Las Vegas Cyberattacks: What Does this Mean for SEC Data Regulations & State Privacy Laws?
By: James M. Black, Esq. and Christopher Rivera
MGM Resorts recently endured a 10-day cyberattack that disrupted critical operations such as credit card processing, reservation systems, and gaming machines. Hotel guests resorted to using old-fashioned keys as room cards failed, slot machines were down, and gambling ticket systems became inoperable or were conducted manually — resulting in massive delays and significantly slower processing times. Business Insider estimated that the attack cost MGM over $80 million in losses.
Additionally, on September 14, Caesars Entertainment, Inc. confirmed that an “unauthorized actor” had breached their system and pilfered company data. Unlike MGM, Caesars reportedly paid a $15,000,000 ransom to avoid system attacks.
On September 11, 2023, MGM Resorts released a statement that the company identified a cyber security issue and that an investigation with law enforcement had commenced. On the following day, customers started reporting room key issues, slot machine outages, and reservation glitches. By September 13, MGM’s main website had become entirely inaccessible. To exacerbate matters, it is believed that consumer personal data, including that of MGM corporate officers, was exfiltrated from MGM’s databases. These problems persisted until September 20.
The perpetrators reportedly employed social engineering tactics to infiltrate MGM’s system. Social engineering attacks are manipulation techniques that deceive users into divulging sensitive information. Using information posted an MGM employee’s LinkedIn profile, the hackers impersonated the employee in a call to MGM’s third-party IT help desk. During this exchange, trick IT services into giving them access credentials, which then served as an entry point into MGM’s systems and databases.
Just days prior to MGM’s attack, Caesars filed a similar breach with the SEC where data such as driver license numbers and social security numbers were compromised by an unauthorized party. Caesars confirmed that the attack was caused by a social engineering scheme with an outside IT vendor – very similar to MGM’s situation.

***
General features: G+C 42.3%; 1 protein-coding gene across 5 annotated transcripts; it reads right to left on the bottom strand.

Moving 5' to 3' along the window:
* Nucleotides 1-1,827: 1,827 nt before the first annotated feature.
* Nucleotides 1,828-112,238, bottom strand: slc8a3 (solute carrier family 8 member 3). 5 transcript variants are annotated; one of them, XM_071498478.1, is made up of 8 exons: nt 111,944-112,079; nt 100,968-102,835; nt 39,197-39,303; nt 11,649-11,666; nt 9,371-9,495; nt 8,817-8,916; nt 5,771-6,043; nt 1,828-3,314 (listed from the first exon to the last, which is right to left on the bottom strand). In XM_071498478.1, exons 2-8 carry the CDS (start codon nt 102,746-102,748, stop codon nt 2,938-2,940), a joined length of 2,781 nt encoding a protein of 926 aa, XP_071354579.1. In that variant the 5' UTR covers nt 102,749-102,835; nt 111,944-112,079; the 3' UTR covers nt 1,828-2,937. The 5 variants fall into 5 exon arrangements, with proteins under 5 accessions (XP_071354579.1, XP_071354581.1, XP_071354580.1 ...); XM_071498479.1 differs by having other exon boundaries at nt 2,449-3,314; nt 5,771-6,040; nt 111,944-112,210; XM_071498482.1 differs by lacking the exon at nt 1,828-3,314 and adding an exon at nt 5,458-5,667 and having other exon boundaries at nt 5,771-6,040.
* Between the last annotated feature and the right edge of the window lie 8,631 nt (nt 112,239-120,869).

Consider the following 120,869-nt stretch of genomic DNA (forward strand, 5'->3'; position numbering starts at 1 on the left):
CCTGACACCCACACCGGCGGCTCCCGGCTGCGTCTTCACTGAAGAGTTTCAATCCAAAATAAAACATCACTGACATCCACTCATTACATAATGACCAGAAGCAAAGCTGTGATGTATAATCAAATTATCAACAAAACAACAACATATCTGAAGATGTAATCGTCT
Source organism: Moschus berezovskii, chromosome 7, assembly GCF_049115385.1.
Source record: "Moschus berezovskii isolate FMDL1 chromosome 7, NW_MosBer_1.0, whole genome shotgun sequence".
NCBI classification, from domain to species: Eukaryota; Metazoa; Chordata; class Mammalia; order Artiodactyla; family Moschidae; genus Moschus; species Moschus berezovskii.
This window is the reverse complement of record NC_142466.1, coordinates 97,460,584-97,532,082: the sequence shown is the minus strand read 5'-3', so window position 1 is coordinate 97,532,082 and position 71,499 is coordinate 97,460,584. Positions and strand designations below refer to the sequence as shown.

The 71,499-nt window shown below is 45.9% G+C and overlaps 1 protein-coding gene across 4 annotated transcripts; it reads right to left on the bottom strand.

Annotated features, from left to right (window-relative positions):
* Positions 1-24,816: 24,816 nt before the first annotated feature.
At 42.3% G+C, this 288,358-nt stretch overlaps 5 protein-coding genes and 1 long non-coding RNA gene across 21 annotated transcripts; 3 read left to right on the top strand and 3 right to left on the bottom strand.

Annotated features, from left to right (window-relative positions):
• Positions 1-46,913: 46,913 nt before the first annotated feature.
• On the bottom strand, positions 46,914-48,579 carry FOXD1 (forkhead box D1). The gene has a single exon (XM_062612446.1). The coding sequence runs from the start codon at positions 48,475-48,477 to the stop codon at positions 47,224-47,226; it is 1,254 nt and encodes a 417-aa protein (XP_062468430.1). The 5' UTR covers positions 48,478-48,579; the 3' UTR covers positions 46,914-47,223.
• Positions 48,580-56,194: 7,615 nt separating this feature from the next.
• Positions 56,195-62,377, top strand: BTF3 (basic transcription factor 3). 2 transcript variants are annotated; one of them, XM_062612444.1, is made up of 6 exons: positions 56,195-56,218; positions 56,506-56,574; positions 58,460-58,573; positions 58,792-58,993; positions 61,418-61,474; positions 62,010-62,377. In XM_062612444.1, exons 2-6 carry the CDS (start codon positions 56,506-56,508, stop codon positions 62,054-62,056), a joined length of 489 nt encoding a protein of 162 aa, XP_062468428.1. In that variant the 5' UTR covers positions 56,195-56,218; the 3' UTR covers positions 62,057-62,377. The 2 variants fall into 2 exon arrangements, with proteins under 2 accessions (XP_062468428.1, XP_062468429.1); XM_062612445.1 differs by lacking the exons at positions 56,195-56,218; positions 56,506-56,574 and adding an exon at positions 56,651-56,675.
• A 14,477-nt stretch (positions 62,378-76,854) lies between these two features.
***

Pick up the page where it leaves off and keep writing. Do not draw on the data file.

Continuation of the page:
The attack is widely attributed to Scattered Spider, a highly disciplined and organized group that gained attention in the cybersecurity sector due to their extraordinary skill at social engineering attacks. It is believe that Scattered Spider has been involved in more than half of a dozen cybersecurity incidents in 2022 alone.
What Does This Mean for SEC Data Regulation?
In July 2023, the SEC released their final rules on cybersecurity breach requiring public companies to report "material" cybersecurity incidents on a Form 8-K within four business days of materiality determination. The 8-K report must describe the scope, nature and timing of the breach and the material impact or reasonably likely material impact on the registrant. The SEC explains that companies should conduct an analysis for materiality of cybersecurity incidents to the same materiality analysis for other security laws, and that the analysis should consider qualitative and quantitative factors. If certain information is unavailable at the time of reporting, the 8-K must be amended subsequently when the information materializes. Although the material disclosure requirements become effective on December 18, 20223, however, MGM and Casers both filed a Form 8-K regarding their respective breaches.
Given that the Las Vegas incidents represent the two largest cyberattacks since the SEC's new rule, these events will likely play a pivotal role in delineating the general procedure companies adopt for reporting data breaches. This is because the contrasting approaches in MGM's and Caesars' filings could set a precedent, especially if the SEC expresses a preference for one over the other, guiding companies on how to act in the wake of a breach.
Two primary distinctions emerge between MGM’s and Caesar’s filings. The first is the time period in which the entities filed. MGM promptly disclosed the attack on September 12th, seemingly well within the four-day time period. Alternatively, Caesars filed their disclosure about 7 days after discovery. While Caesars may not have an issue due to the SEC’s December 18, 2023 effective date, this will not likely be the case for future filings.
The second distinction, and perhaps the most significant, is the difference in details provided by both entities in their filings. Caesar’s provided an in-depth synopsis of the event. The company’s description included details about how their system was breached through a social engineering attack on an outsourced IT vendor, what types of operations were believed to be impacted, and containment steps taken. In addition, Caesar’s included information on how they plan to provide consumer notice of the incident and where consumers can go to ask questions and learn more about how their data may be affected.